As I say goodbye to him, I’m accosted by a smartly turned out gentleman brandishing a fake red Rolex watch. He is a 65-year-old former gynaecologist called Antonis, who says he’s not due a state pension until 2018.

‘Where else do I find money?’ he asks me politely in good English. ‘I sell watches or I starve.’

Down the road, I find a hotel, The Ionis, where all 160 guests are homeless Greeks. The Ionis used to be a tourist hotel, but the crisis shut it down. It was taken over by the Athens city authorities to help people who have lost their homes.

There is a waiting list to get in, and hardly anyone ever checks out — even though there is a midnight curfew, only three hours of hot water a day and guests have to clean their own free rooms.

Michael Samolis, 59, is one of them. A self-employed truck driver, he hit rock bottom five years ago as the Greek crisis began. His lorry was stolen by an Albanian gang and, because he had not paid theft insurance, he could not afford to buy another one.

Without an income, he struggled to pay the rent on his flat and ran into debt.

He recalls: ‘The pensions for my age group had vanished. I ended up giving away what furniture I owned, and I walked out into the streets. I went to the public hospital and sat there to keep warm some nights.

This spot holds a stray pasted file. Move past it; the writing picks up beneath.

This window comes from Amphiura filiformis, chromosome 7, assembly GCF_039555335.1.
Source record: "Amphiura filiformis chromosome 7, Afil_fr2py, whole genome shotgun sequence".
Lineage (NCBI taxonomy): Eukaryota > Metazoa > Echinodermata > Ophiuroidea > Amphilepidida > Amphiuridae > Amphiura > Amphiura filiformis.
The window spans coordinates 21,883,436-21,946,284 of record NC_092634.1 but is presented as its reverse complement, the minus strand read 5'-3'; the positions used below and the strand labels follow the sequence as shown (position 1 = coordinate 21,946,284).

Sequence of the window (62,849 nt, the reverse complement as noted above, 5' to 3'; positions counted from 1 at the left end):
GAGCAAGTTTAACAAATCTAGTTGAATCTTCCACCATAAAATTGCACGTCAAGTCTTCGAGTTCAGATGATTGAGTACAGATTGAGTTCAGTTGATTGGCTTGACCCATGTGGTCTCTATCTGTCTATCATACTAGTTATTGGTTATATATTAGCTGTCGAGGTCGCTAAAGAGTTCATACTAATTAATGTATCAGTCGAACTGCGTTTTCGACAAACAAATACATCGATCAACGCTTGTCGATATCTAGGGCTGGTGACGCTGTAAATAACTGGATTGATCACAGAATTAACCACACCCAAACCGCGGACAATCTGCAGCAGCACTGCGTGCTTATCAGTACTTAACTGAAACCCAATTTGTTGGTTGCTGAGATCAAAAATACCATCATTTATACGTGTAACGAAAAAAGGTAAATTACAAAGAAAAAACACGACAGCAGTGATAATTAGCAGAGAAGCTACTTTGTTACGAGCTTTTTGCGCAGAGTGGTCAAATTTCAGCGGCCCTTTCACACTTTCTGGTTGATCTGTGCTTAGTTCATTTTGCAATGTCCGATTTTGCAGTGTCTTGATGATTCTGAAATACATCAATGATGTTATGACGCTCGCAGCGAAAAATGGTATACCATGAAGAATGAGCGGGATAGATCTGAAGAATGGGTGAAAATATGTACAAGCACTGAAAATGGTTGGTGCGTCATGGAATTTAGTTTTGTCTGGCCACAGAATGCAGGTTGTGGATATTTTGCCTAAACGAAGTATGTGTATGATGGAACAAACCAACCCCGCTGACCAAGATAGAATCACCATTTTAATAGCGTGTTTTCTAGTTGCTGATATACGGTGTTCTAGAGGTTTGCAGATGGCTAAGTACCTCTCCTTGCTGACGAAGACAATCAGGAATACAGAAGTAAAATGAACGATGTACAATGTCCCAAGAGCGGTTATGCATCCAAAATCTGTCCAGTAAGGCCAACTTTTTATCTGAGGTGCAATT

‘Each morning I would wake up and my first thought was where I would sleep in ten hours’ time.’

Then he heard of The Ionis. He was surprised to find the other guests had once been hard- working people like him. ‘There are former businessmen, IT consultants, office workers, and pensioners. Many are middle-class. The crisis has hit everyone,’ he says.

The evidence is plain to see all over Athens, where one in three shops have shut down. On the pavements where Athenians once promenaded, newly arrived migrants (both male and female) wander the streets and parks. There are reports that many are turning to prostitution to earn a few euros.

And in the dark alleyways, a new craze among the desperate seeking oblivion from the poverty is taking hold — a mixture of battery fluid and water heated with steam in a shisha pipe. You can buy a hit of this lethal brew in a small glass bottle for £1.20.